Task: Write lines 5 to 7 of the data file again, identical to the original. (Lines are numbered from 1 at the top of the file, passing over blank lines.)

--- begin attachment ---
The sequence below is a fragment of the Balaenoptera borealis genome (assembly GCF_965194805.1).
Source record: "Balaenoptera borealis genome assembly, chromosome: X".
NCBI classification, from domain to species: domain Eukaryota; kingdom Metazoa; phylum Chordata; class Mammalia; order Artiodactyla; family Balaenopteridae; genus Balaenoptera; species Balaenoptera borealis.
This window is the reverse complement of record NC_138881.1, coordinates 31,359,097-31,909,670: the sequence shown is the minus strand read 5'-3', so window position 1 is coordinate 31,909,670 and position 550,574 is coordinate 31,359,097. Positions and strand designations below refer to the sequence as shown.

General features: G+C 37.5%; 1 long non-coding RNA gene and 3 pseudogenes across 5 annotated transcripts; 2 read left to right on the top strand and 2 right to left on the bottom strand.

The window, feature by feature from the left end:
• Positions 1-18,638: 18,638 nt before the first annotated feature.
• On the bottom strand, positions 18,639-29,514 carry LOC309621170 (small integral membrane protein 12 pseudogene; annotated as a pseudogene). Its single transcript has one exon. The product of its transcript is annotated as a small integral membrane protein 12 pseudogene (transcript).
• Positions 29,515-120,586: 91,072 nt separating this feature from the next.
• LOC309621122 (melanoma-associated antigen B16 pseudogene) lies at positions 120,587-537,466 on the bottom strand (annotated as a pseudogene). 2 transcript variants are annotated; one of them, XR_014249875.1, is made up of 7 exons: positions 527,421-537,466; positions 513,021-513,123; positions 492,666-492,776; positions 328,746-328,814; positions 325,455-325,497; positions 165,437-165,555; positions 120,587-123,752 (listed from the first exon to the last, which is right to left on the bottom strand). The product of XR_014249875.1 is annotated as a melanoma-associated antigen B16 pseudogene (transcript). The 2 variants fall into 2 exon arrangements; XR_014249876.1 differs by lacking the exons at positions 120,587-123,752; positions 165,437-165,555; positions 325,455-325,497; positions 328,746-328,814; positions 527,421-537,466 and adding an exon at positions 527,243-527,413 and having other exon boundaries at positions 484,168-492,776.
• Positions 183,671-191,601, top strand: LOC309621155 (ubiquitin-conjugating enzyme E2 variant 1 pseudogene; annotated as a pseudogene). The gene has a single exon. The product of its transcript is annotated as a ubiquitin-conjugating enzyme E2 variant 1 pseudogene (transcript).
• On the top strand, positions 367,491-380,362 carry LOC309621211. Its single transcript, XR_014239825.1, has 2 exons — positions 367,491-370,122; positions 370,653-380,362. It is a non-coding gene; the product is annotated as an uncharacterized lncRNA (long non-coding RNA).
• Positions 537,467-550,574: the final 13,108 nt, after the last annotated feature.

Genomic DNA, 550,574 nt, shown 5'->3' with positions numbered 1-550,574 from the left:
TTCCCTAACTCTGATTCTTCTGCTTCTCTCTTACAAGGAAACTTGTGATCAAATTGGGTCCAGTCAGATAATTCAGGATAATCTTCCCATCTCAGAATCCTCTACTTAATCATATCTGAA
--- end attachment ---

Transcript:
General features: G+C 37.5%; 1 long non-coding RNA gene and 3 pseudogenes across 5 annotated transcripts; 2 read left to right on the top strand and 2 right to left on the bottom strand.

The window, feature by feature from the left end:
• Positions 1-18,638: 18,638 nt before the first annotated feature.